When we overlay this data on visits associated with medical visits (below), we see a more sobering picture. There has been a marked decline in visits where helpers are taking their care-recipient to medical visits. Optimistically, we hope that these older adults have access to high-quality telemedicine visits, but there is a real chance that they are just foregoing their routine medical check-ups.
This presents a potential upswing post-pandemic in mortality due to mismanagement of chronic disease conditions and highlights the need to continue to allow access to routine medical care even in light of this pandemic. This echoes the thesis of one of the recommendations set forth by Emanuel et al in their commentary in the New England Journal of Medicine: “There should be no difference in allocating scarce resources between patients with Covid-19 and those with other medical conditions.”
The next graph identifies the total trends of care at home segmented out by average hours of care and average number of visits per week. While visits per week show a slight upward trend, we think it is more likely this is within the error bars. However, hourly totals of care per week have increased, suggesting older adults are relying upon their caregiver for longer each visit.
We believe this data underlines two important points. First, the in-home caregiver is absolutely critical to the long-term wellbeing of our older adults. These caregivers provide our older adults with the conduit to obtain critical supplies. This importance is made evident by the increase in utilization of the home caregiver during the start of the pandemic. As a society, we need to celebrate them, pay them well and support them well-beyond this pandemic. Second, models of healthcare need to expand to reach these isolated older adults to ensure that their health remains a priority even as the world struggles with the fallout of an unprecedented crisis. New solutions need to be deployed rapidly not only to meet demand now, but to gather success metrics to ensure solutions persist long-term. The trend to decentralizing health and long-term care away from institutions and facilities and into the home is not only the approach consumers demand, but is the right approach pandemic or not.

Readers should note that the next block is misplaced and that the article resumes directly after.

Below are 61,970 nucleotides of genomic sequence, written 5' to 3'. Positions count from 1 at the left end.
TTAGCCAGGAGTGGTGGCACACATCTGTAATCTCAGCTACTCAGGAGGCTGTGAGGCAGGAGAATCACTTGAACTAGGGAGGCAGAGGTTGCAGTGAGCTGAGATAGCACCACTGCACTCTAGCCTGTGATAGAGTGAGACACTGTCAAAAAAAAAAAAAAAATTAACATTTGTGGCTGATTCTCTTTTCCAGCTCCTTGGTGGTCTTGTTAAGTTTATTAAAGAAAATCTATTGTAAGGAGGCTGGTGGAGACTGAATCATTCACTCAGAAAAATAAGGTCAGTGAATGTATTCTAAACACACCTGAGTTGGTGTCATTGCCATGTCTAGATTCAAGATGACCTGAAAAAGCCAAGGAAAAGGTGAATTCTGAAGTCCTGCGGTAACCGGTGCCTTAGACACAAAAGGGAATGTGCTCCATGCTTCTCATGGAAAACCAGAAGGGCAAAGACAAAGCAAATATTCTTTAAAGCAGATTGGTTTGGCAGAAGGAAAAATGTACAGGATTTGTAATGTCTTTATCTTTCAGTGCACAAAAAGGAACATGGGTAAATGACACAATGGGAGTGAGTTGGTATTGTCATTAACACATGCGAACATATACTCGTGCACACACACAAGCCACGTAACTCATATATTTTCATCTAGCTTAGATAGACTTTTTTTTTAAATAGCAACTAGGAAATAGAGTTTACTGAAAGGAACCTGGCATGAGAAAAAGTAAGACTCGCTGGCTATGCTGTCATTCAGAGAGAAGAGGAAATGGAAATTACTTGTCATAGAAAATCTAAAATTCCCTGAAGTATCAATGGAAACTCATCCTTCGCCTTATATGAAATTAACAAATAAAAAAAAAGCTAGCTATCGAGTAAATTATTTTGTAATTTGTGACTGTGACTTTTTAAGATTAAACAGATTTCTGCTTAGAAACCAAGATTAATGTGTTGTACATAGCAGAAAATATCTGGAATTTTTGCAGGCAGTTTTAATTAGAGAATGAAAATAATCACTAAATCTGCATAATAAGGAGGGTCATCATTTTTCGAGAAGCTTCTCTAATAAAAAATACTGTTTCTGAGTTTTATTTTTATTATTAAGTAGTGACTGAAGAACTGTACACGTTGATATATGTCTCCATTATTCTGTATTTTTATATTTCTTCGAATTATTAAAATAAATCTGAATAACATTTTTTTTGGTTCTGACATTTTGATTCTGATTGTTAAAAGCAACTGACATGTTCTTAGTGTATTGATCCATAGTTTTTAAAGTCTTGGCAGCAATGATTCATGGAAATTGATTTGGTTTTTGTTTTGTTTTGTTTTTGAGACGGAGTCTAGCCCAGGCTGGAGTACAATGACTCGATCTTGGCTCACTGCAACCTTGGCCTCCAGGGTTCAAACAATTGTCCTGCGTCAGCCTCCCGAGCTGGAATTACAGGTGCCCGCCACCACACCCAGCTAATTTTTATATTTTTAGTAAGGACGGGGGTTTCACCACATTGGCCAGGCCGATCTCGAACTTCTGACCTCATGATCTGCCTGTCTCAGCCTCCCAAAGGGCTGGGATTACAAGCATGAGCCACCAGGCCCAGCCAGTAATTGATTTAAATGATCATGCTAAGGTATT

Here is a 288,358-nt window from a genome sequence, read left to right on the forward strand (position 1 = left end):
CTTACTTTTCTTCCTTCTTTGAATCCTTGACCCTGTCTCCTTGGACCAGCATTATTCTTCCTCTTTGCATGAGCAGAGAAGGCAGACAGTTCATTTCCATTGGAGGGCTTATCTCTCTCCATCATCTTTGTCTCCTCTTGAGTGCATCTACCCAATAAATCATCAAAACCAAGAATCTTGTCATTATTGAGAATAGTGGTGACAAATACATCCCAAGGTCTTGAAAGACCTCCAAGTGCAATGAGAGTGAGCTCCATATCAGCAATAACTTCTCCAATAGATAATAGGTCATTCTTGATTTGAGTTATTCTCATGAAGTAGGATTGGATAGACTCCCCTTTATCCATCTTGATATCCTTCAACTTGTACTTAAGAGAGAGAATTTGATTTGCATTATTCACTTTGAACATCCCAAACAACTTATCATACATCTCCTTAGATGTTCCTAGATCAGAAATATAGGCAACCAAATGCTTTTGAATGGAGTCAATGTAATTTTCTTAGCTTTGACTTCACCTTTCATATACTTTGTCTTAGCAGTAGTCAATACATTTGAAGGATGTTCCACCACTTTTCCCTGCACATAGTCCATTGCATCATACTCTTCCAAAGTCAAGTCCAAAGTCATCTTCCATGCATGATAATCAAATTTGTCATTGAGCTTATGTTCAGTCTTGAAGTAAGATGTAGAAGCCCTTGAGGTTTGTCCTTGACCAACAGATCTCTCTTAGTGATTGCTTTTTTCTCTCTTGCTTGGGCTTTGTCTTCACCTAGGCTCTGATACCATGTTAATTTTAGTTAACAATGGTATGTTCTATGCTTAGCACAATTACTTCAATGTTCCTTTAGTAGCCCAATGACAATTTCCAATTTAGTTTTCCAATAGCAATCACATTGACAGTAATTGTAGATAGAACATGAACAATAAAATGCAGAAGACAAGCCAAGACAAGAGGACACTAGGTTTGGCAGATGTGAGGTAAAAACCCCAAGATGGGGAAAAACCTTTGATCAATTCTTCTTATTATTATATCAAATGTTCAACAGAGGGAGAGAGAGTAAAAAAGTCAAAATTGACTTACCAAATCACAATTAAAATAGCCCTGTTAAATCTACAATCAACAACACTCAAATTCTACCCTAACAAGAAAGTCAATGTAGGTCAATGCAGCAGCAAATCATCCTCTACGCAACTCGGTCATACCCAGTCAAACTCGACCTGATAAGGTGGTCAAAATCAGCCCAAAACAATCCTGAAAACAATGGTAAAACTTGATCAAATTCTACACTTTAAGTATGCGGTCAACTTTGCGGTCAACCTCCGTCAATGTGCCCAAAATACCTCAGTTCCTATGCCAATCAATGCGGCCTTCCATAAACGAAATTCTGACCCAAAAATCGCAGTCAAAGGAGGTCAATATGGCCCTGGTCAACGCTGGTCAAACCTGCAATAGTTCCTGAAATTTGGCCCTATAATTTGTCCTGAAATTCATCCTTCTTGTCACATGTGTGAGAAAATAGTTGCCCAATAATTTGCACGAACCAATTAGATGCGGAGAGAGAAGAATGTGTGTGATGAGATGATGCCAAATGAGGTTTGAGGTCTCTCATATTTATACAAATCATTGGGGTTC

We are well aware of the limitations of our data. We wish they weren’t there but they are. The sample size isn’t large enough, there is sample bias due to the subset, we didn’t control for every variable, etc. We know and it hurts our hearts. That being said, all the conclusions are meant to be qualitative and meant to provide a glimpse into the impact of the pandemic on older adults — beyond the measurement of sickness and death. We’re here to support those living in the between.
Jessica Faulk on The Helper Bees team carried out all calculations and created all graphics. She is awesome.